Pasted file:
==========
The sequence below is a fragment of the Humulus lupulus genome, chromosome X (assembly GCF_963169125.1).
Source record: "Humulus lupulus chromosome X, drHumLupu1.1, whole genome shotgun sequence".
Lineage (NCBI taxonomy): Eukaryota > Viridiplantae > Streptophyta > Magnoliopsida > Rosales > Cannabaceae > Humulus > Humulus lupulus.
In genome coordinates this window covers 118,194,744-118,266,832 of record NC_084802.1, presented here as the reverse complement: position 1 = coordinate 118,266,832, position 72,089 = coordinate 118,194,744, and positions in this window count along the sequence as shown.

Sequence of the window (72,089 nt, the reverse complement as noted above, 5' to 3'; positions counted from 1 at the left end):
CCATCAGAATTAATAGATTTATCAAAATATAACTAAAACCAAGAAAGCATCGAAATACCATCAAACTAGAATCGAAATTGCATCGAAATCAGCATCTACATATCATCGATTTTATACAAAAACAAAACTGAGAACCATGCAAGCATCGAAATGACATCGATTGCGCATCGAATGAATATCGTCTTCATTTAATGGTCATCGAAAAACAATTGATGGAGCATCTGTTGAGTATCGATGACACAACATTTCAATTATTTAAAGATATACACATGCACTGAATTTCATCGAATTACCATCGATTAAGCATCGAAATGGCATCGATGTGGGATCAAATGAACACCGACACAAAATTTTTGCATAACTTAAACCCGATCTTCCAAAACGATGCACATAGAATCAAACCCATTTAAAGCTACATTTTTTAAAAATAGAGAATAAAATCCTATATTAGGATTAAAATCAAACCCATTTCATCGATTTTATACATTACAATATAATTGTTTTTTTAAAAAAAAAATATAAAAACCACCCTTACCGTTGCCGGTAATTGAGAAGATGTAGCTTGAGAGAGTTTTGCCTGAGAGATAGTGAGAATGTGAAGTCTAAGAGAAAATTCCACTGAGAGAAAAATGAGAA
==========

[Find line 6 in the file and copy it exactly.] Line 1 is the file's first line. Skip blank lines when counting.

CCATCAGAATTAATAGATTTATCAAAATATAACTAAAACCAAGAAAGCATCGAAATACCATCAAACTAGAATCGAAATTGCATCGAAATCAGCATCTACATATCATCGATTTTATACAAAAACAAAACTGAGAACCATGCAAGCATCGAAATGACATCGATTGCGCATCGAATGAATATCGTCTTCATTTAATGGTCATCGAAAAACAATTGATGGAGCATCTGTTGAGTATCGATGACACAACATTTCAATTATTTAAAGATATACACATGCACTGAATTTCATCGAATTACCATCGATTAAGCATCGAAATGGCATCGATGTGGGATCAAATGAACACCGACACAAAATTTTTGCATAACTTAAACCCGATCTTCCAAAACGATGCACATAGAATCAAACCCATTTAAAGCTACATTTTTTAAAAATAGAGAATAAAATCCTATATTAGGATTAAAATCAAACCCATTTCATCGATTTTATACATTACAATATAATTGTTTTTTTAAAAAAAAAATATAAAAACCACCCTTACCGTTGCCGGTAATTGAGAAGATGTAGCTTGAGAGAGTTTTGCCTGAGAGATAGTGAGAATGTGAAGTCTAAGAGAAAATTCCACTGAGAGAAAAATGAGAA